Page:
During the 2-hour discussion we considered Franklin’s own wealth, especially in contrast to Jefferson, who was born privileged but died in poverty (the opposite of Franklin). Although it seems there were several complicated reasons for Jefferson’s poverty the discussion implied he spent too much money on books and wine. You could do worse than squander a fortune on those two goods, but it was a helpful analogue to larger class tensions that have existed since the rise of capitalism. And as we looked at some amazing pieces from the SCRC having to do with Franklin — a 1775 sermon from the same press as the Declaration of Independence and a 1785 promissory note from the French that bankrolled the war — I wondered that without this larger historical context we were unintentionally perpetuating the myth of exceptional individual.
That said, I was felt privileged myself with the opportunity to take an evening and morning to learn more about Franklin, 18th century print culture, and the materiality of ephemera, which Suarez described as the “coalescence of human intention.” In terms of my own interests, Suarez reminded me that such coalescence — when it comes to literacy at least — might be best understood to take place through the commodified form of books, zines, laptops or ipads.
One of the more interesting questions to come out of my recent teaching experiences with DIY publications like zines is how teachers measure rhetorical success of their students’ public texts, whether they take the familiar forms of civic writing, multimodal embodied forms of protest, or through more ephemeral social media. More specifically, I’ve been asking and speculating about the role rhetorical circulation plays in that question, and what it might mean to differentiate between learning about the concept (i.e as a subset of critical reading skills) and experiencing it (i.e. producing texts that actually circulate). In short, what does it mean to really experience circulation — and by extension what does it mean to experience rhetoric?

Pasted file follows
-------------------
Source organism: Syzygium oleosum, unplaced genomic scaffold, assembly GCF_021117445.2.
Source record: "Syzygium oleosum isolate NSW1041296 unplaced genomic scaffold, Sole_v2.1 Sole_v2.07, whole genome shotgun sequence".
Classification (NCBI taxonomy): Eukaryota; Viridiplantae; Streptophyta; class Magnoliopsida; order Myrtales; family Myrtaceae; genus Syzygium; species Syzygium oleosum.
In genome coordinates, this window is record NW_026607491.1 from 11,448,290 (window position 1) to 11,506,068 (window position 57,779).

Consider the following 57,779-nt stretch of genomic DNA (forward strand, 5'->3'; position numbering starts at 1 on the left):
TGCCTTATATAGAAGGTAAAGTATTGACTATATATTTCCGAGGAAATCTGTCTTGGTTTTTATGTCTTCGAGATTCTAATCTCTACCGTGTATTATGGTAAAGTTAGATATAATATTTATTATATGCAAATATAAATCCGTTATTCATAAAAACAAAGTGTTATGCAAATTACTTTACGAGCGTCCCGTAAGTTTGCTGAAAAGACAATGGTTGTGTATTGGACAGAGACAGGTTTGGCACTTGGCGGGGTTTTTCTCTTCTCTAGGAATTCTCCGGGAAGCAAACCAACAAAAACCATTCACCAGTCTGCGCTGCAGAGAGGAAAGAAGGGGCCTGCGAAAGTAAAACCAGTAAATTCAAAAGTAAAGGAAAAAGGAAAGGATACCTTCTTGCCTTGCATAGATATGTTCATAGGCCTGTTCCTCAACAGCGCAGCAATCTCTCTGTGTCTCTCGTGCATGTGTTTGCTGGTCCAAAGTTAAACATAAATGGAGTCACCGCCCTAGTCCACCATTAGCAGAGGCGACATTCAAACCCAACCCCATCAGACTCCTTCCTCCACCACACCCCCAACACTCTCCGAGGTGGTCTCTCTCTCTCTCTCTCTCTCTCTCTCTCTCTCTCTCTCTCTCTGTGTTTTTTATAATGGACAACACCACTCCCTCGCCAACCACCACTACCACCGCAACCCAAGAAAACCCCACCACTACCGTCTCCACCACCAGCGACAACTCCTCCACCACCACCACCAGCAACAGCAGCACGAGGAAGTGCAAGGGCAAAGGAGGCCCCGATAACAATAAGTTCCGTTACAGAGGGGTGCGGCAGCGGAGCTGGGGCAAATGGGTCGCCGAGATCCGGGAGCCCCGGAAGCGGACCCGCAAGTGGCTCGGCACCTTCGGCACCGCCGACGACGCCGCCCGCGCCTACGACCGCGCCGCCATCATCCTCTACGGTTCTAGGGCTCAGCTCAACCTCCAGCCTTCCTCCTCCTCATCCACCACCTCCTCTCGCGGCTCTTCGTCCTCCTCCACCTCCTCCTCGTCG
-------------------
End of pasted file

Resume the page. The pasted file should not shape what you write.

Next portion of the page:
Lately I’ve been looking in a few disparate places to answer that question. Thinking about it literally has led me to experiential learning theory (ELT) — originally conceived by John Dewey, developed in various ways throughout the 20th century (by folks like Vygotsky, Piaget, Lewin, Jung, and Freire), and more recently theorized and applied by David Kolb. Although he developed his theory in the early 70s, Kolb’s book, Experiential Learning: Experience As the Source Of Learning and Development (1984), is widely influential, having been cited more than 20,000 times (including a few times in the pages of CCC). In a more recent text from 2005, Kolb and Kolb define experiential learning as “the process whereby knowledge is created through the transformation of experience. Knowledge results from the combination of grasping and transforming experience (Kolb, 1984: 41)” (194). This grasping was initially characterized via two pairs of dialectically opposed modes: Concrete Experience (CE) v Abstract Conceptualization (AC) and Reflective Observation (RO) and Active Experimentation (AE). As the authors put it:
Experiential learning is a process of constructing knowledge that involves a creative tension among the four learning modes that is responsive to contextual demands. This process is portrayed as an idealized learning cycle or spiral where the learner ‘touches all the bases’ — experiencing, reflecting, thinking, and acting — in a recursive process that is responsive to the learning situation and what is being learned. (194; emphasis mine)
This creative tension is created by asking learners to scuttle between acting and observing, analyzing and experimenting, consuming and producing. Yet because human experience is the basis for this model, such tensions cannot occur in just a classroom. Central to ELT is Lewin’s notion that transactional learning occurs via the interdependency of individuals and their environments. Kolb and Kolb use this to create what they call learning spaces, which emphasize learning as “a map of learning territories, a frame of reference within which many different ways of learning can flourish and interrelate. It is a holistic framework that orients the many different ways of learning to one another” (200).